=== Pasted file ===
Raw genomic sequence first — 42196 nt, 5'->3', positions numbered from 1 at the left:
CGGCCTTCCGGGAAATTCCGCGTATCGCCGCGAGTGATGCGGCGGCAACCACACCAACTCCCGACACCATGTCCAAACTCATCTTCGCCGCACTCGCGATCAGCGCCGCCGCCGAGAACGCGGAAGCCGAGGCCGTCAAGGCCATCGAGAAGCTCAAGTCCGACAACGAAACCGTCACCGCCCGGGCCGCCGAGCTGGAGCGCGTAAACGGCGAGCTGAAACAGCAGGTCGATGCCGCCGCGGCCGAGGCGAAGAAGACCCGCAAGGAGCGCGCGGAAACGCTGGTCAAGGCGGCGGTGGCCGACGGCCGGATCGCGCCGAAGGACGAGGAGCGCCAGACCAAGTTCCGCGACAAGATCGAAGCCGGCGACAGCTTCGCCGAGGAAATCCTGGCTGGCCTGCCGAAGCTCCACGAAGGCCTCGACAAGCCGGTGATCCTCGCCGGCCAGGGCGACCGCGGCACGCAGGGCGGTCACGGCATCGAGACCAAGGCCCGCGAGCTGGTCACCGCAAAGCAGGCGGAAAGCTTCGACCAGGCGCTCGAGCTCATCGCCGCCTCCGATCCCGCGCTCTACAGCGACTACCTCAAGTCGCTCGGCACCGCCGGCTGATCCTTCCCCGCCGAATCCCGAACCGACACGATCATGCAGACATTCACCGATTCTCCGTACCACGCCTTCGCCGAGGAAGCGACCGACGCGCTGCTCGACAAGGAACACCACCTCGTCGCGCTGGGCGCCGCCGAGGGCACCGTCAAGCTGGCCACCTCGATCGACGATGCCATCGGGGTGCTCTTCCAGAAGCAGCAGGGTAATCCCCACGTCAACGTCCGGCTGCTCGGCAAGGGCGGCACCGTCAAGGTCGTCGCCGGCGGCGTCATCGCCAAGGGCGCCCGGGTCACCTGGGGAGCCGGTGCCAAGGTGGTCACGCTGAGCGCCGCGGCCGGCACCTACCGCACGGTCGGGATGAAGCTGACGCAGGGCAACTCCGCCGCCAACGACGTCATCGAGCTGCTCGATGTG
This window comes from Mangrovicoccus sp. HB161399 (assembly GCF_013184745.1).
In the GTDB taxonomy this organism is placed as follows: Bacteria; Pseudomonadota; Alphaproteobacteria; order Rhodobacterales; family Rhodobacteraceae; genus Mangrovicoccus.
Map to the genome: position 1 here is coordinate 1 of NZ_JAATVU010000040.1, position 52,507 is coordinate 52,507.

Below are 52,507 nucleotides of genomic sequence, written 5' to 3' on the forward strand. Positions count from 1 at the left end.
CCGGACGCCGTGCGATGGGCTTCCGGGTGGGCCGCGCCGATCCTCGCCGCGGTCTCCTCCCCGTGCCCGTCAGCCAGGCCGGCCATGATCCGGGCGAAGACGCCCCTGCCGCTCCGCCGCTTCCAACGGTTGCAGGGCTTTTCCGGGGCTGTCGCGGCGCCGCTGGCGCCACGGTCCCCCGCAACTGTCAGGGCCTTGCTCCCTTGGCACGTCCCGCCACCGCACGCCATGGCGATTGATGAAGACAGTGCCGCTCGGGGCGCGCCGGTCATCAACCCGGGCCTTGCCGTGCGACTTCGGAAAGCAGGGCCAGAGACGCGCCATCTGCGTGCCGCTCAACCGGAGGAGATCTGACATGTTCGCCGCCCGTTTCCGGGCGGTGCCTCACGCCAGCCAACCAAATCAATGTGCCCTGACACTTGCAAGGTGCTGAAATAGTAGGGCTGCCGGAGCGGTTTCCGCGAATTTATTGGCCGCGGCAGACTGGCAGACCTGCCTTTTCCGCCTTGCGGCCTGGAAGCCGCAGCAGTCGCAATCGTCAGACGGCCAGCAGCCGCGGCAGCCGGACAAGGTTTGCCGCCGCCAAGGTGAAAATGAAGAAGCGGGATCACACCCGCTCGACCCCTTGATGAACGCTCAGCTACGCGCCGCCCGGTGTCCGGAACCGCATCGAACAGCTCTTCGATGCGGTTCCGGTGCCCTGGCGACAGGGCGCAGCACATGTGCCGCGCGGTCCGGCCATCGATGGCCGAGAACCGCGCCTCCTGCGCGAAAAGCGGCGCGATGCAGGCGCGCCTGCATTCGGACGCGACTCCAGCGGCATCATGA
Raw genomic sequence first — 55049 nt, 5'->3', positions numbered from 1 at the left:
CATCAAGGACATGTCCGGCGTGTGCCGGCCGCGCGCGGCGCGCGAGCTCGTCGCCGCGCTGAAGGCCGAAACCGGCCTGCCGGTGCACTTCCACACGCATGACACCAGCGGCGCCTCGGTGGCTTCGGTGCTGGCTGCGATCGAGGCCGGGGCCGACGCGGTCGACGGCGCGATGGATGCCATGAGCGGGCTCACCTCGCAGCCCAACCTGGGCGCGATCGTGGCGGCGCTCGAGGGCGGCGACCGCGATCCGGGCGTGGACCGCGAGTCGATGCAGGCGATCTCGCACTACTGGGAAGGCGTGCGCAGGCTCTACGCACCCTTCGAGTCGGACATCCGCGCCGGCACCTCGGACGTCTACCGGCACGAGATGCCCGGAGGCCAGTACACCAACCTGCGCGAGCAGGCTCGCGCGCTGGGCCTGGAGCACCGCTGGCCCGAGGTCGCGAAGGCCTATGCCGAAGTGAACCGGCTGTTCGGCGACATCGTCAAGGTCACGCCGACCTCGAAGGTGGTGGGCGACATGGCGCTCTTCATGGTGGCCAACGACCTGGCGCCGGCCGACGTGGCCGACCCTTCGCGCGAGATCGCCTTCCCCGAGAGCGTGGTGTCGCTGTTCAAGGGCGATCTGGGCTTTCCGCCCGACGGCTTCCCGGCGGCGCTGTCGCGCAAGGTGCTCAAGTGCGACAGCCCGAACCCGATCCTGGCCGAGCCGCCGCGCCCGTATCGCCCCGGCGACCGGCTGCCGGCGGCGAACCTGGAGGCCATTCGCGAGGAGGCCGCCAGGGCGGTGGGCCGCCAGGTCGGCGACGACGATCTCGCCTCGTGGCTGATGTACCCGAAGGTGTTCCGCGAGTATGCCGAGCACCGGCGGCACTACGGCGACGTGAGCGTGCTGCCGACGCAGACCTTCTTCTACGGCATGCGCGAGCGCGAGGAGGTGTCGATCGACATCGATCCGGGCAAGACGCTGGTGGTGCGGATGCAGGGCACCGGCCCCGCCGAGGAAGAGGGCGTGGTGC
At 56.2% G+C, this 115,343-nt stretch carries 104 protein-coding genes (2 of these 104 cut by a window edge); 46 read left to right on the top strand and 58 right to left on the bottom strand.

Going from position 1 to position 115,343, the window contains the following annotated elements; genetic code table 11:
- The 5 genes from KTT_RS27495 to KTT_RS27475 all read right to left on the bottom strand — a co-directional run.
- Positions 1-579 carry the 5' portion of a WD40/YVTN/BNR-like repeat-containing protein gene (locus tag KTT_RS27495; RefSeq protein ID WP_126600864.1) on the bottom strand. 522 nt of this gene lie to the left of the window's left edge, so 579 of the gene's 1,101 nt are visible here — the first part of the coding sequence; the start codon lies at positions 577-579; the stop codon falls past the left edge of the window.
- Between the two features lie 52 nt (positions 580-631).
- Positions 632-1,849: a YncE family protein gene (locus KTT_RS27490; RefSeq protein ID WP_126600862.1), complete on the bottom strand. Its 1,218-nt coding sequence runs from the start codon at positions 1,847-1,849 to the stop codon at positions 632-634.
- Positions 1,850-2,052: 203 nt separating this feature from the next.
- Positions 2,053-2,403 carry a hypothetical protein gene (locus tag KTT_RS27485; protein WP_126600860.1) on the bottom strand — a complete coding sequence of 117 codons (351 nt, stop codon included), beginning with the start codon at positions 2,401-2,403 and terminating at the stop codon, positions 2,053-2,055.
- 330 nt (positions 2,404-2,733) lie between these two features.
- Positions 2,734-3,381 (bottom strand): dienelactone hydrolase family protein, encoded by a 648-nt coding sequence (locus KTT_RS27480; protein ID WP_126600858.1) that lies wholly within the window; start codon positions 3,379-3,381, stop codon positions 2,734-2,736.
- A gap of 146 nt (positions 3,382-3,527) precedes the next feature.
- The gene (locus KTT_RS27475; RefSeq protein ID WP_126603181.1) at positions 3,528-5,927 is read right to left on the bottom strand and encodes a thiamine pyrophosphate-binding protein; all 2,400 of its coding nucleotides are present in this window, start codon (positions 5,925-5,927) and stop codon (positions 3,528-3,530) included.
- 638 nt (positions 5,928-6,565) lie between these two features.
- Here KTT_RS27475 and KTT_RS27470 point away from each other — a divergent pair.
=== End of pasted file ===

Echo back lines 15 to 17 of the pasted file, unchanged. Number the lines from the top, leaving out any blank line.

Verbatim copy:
- Positions 632-1,849: a YncE family protein gene (locus KTT_RS27490; RefSeq protein ID WP_126600862.1), complete on the bottom strand. Its 1,218-nt coding sequence runs from the start codon at positions 1,847-1,849 to the stop codon at positions 632-634.
- Positions 1,850-2,052: 203 nt separating this feature from the next.
- Positions 2,053-2,403 carry a hypothetical protein gene (locus tag KTT_RS27485; protein WP_126600860.1) on the bottom strand — a complete coding sequence of 117 codons (351 nt, stop codon included), beginning with the start codon at positions 2,401-2,403 and terminating at the stop codon, positions 2,053-2,055.